Amwell - This reserve is internationally important on account of the numbers of water birds that visit. In winter there are huge numbers of gadwall and shoveler and also tufted duck, pochard, teal and little grebe. Look out for flocks of lapwing.
Norfolk Wildlife Trust
Cley Marshes was purchased in 1926, making it the first Wildlife Trust reserve in the country. It is one of the best in Europe for birdwatching with many rare visitors. The shingle beach, saline lagoons, grazing marsh and reed bed support large numbers of wintering and migrating wildfowl and waders, as well as bittern, marsh harrier and bearded tit.
Hickling Broad - From October to March the raptor roost at Hickling Broad provides excellent views of raptors as they fly in to roost. You can see hundreds of marsh harriers – a bird which remains rarer than golden eagles as a British breeding species - hen harriers, merlin and barn owl. It is also possibly the best place in Britain to view wild common cranes.
Suffolk Wildlife Trust
Lackford Lakes - A former gravel pit complex by the river Lark, consisting of meadows, woodland, reedbeds and streams. Superb for wildfowl in both winter and summer, Lackford attracts tufted duck, teal, pochard, gadwall, shoveler and goosander. The large winter gull roost can number 28,000.
Hampshire and Isle of Wight Wildlife Trust
Blashford Lakes - A series of former gravel pits attract large numbers of wintering wildfowl, including up to 900 gadwall. On winter evenings, dozens of goosander fly in to spend the night roosting on the water.
Farlington Marshes - One of the Trust's oldest reserves, which comes alive in winter as it plays host to huge numbers of wildfowl. There are thousands of dark bellied brent geese, wigeon and teal, as well as wading birds like avocet, redshank and dunlin.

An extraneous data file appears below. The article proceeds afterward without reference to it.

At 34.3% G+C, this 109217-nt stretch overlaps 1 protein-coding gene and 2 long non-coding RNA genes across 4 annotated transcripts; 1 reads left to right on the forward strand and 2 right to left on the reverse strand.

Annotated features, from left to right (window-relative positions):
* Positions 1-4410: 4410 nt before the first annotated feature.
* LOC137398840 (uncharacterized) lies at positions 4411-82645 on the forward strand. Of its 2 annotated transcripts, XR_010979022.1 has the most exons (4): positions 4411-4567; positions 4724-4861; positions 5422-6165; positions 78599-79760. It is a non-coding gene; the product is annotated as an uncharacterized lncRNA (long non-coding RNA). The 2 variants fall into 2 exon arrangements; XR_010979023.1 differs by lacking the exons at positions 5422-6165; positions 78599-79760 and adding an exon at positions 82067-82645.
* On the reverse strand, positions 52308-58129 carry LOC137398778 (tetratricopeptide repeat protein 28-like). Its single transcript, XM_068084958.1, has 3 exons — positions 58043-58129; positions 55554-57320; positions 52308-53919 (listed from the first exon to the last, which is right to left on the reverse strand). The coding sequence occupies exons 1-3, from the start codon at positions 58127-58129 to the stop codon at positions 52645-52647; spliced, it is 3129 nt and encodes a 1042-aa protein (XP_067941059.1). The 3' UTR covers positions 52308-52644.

Kent Wildlife Trust
Oare Marshes - This mosaic of wetland habitats, including grazing marsh and reedbed, is of international importance for overwintering wetland birds.
Somerset Wildlife Trust
Catcott Complex - Internationally important numbers of ducks including wigeon, pintail, shoveler and teal rub up against each other on the flooded fields while waders such as lapwing and snipe pick their way around the drier land. Also watch for Bewick’s swans, golden plover and whimbrel.
Sussex Wildlife Trust
Rye Harbour - Shingle, saltmarsh, sand dunes, rivers, pits, grazing marsh, reedbeds and farmland make this a great place to see a wide variety of wildfowl and wading birds, including brent geese, wigeon, teal and shoveler.
Wiltshire Wildlife Trust
Langford Lakes - Many ducks, including tufted duck, pochard, gadwall, shoveler, wigeon, goosander and goldeneye use the lakes as wintering grounds. You might also spot an elusive bittern.
Radnorshire Wildlife Trust
Llanbwchllyn - In winter this reserve is important for wintering ducks, with mallard, teal, tufted duck and pochard commonly seen, though goldeneye is now a rare winter visitor.
Pwllpatti - A bird hide overlooking an old ox-bow of the River Wye which floods in winter, attracting the largest wigeon roost in Powys. You could also see tufted duck, coot, mallard, little egret, teal and occasionally pochard and gadwall.
The Wildlife Trust of South & West Wales
Teifi Marshes - One of the best wetland sites in Wales, attracting large numbers of wintering wildfowl like teal and wigeon. Water rail, snipe, curlew and lapwing are also regular winter visitors.
Montrose Basin - Tidal basin with mud, fresh and salt water, saltmarsh, reedbed and grassland. Pink-footed geese numbers peak in October, with a record count of 90,000, before trailing off in November, though some are present throughout winter. There are also usually about 2,000 overwintering redshank and eider, 3,000 wigeon, 4,000 oystercatchers and perhaps even more knot.
How to do it
Wrap up warm and head to your local wetland with a pair of binoculars. Ducks are usually much easier to spot than most birds, but rarer species can be hidden amongst flocks of common visitors. Diving ducks like goldeneye and smew are easily overlooked, as they sometimes only surface for a few seconds between dives, so keep scanning!
If you can't get to these places
Almost any large body of water can attract wintering wildfowl, so check your Wildlife Trust’s website to find a suitable reserve near you. The goosander, an elegant saw-billed diving duck, sometimes spends the winter on urban rivers and canals.